In Gabor Mate’s book Myth of Normal, he highlights how unresolved trauma (suppressed emotions) can manifest in a physiological form, emphasising the need for emotional processing which may include crying. The same sentiment is echoed by Van de Kolk - The Body Keeps the Score - in his work on trauma addressing how trauma becomes embodied and translated into a psychological state.

By crying we are also able to soothe ourselves as crying releases oxytocin (love hormones and endorphins (natural painkillers), which support natural bonding. Bonding is a key element of our innate make-up as social beings. When we cry, we are likely to get attention from others who come forward to comfort and soothe us. This is a pro-survival skill which in many ways is linked to our desire to seek connection, comfort, and care from others. Crying can also make us feel calmer as one is likely to take in more deep breaths, balancing the oxygen-carbon dioxide ratio.


Dissociation is a state of emotional detachment from one’s thoughts and feelings which can lead to forgetting memories, periods in life, events, and experiences that would otherwise be readily accessible. Dissociation can happen on different levels - benign (zoning out) and more severe forms of dissociating which require professional treatment.

Dissociation develops as a defence mechanism against experiencing certain emotions which are deemed too painful or difficult at a young age, or in reaction to a traumatic event - for example, in the form of PTSD-related dissociation. When one dissociates, they do not experience any physical and emotional pain - they do not cry since they have no emotional reaction to the experience.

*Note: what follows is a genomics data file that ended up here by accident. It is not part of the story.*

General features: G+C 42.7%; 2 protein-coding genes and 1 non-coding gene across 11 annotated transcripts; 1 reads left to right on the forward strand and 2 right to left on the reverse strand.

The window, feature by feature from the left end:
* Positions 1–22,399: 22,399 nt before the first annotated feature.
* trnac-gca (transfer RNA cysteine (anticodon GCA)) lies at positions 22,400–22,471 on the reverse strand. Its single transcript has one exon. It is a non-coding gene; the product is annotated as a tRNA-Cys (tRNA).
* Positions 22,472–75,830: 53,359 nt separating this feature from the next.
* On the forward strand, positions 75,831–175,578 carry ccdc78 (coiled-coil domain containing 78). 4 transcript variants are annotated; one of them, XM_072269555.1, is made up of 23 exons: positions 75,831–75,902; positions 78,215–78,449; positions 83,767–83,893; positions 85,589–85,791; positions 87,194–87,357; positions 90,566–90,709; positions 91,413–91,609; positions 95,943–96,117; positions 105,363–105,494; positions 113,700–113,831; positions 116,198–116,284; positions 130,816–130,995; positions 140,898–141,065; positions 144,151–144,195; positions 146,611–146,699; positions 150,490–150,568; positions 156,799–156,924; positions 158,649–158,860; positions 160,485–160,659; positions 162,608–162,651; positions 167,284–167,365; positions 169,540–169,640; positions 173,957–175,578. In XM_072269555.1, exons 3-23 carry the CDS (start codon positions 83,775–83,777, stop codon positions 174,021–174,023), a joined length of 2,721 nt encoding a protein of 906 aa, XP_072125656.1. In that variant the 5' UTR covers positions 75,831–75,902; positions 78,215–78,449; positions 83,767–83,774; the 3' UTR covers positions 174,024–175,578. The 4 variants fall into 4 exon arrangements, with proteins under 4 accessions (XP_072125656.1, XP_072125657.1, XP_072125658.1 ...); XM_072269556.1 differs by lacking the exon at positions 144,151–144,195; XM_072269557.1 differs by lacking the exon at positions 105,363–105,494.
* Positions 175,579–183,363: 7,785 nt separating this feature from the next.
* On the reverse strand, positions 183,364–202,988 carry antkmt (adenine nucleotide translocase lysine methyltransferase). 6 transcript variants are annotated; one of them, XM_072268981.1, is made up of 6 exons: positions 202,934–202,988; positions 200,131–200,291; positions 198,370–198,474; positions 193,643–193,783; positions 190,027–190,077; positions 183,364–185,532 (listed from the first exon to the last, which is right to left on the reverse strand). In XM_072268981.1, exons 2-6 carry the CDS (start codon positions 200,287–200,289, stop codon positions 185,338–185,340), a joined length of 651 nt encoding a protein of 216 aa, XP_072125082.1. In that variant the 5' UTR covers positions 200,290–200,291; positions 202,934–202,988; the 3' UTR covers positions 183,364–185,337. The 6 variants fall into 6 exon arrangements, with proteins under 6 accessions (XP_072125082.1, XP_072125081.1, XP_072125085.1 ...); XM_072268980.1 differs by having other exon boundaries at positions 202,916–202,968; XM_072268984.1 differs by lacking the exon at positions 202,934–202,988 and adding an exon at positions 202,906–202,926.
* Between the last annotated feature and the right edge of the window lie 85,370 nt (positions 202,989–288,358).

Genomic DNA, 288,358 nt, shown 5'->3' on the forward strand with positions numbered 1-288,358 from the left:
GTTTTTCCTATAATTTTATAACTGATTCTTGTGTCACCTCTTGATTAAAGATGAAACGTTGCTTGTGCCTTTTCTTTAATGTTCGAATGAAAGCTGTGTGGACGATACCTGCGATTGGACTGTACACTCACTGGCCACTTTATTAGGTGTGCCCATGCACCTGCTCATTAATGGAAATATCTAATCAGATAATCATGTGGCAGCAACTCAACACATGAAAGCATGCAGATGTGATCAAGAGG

Dissociation is often a result of trauma - historic or acute. Trauma is not just what happened to you, for example, physical abuse, verbal abuse, sexual abuse, dictators, accidents, or loss, but also non-events such as the emotional deficit in not having an adult who is emotionally available to an infant who may be experiencing complex emotions.

Wilfred Bion (1962a) writes elegantly about the baby’s caregiver’s function of receiving the baby’s complex emotions, handling them, detoxifying them, making sense of them, and handing them back in a palatable form. Bion (1962a) termed this function containment, which is related to the baby projecting into the mother and the mother being affected and responding to these projections, a term called projective identification. Bion (1962b) emphasised the caregiver’s ability to turn the Beta elements (unprocessed and unmetabolised affective experiences) into Alpha elements which the infant can think about and make sense of.